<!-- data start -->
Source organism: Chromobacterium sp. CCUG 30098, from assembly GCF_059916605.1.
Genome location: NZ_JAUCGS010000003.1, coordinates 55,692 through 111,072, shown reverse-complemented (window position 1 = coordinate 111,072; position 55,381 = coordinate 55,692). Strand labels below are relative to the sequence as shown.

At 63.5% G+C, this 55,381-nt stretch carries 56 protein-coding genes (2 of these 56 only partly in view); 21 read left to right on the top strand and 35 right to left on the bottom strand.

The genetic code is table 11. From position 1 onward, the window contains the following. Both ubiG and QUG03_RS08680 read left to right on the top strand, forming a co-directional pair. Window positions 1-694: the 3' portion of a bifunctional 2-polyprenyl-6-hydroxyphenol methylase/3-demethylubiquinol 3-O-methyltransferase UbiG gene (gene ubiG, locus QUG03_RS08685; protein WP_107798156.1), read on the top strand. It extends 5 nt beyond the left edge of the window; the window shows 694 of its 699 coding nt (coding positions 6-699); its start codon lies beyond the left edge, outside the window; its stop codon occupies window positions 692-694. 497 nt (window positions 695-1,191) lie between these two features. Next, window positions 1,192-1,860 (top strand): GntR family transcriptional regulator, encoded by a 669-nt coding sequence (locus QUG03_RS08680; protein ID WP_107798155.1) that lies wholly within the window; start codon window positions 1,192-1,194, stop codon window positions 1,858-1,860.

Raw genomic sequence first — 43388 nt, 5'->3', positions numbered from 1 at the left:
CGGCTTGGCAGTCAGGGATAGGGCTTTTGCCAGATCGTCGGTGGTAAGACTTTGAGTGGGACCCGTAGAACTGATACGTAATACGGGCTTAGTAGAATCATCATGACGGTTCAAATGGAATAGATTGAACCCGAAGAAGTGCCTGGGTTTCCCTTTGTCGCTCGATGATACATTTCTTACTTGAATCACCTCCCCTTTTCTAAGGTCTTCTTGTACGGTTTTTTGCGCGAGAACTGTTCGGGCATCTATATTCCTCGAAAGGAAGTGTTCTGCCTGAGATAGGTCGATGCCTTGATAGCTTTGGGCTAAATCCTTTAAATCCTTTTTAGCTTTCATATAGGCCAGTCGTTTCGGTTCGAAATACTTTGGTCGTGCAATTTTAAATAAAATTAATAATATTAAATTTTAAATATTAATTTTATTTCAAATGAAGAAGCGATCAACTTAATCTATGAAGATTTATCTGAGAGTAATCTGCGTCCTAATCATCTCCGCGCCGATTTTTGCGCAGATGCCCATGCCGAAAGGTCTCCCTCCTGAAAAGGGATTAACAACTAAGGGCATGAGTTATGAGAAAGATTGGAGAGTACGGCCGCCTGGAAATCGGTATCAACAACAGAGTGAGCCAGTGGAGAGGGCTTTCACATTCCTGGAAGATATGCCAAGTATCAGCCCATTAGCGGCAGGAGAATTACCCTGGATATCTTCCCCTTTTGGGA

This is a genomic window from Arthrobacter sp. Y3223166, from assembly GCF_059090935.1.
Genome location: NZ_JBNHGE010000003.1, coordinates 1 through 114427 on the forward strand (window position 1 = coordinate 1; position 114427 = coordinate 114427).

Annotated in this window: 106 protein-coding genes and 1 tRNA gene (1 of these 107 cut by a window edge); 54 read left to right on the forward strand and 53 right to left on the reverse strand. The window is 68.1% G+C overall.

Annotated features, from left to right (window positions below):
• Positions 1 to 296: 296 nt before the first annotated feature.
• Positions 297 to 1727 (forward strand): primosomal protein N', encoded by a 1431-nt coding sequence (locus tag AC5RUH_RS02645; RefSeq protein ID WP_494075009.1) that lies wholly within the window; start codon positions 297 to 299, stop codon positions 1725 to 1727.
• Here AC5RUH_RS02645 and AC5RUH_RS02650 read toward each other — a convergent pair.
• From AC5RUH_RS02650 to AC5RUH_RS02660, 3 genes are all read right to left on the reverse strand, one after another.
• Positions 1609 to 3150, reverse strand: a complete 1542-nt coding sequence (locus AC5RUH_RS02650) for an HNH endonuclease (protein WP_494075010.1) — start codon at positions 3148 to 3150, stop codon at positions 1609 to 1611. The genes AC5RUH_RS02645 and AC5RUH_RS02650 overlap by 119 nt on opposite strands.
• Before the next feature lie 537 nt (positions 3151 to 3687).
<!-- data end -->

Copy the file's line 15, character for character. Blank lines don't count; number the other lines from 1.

• Positions 1609 to 3150, reverse strand: a complete 1542-nt coding sequence (locus AC5RUH_RS02650) for an HNH endonuclease (protein WP_494075010.1) — start codon at positions 3148 to 3150, stop codon at positions 1609 to 1611. The genes AC5RUH_RS02645 and AC5RUH_RS02650 overlap by 119 nt on opposite strands.